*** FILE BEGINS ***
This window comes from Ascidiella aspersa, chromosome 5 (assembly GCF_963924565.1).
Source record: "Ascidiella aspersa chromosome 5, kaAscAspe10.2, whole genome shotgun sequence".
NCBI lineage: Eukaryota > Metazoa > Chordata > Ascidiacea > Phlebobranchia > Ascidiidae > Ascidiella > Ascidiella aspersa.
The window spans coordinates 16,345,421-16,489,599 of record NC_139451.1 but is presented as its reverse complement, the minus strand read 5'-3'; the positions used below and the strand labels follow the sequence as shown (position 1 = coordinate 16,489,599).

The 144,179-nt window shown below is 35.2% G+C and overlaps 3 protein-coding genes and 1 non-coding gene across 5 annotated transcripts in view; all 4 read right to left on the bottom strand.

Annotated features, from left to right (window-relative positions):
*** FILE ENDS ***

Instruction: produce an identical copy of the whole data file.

This window comes from Ascidiella aspersa, chromosome 5 (assembly GCF_963924565.1).
Source record: "Ascidiella aspersa chromosome 5, kaAscAspe10.2, whole genome shotgun sequence".
NCBI lineage: Eukaryota > Metazoa > Chordata > Ascidiacea > Phlebobranchia > Ascidiidae > Ascidiella > Ascidiella aspersa.
The window spans coordinates 16,345,421-16,489,599 of record NC_139451.1 but is presented as its reverse complement, the minus strand read 5'-3'; the positions used below and the strand labels follow the sequence as shown (position 1 = coordinate 16,489,599).

The 144,179-nt window shown below is 35.2% G+C and overlaps 3 protein-coding genes and 1 non-coding gene across 5 annotated transcripts in view; all 4 read right to left on the bottom strand.

Annotated features, from left to right (window-relative positions):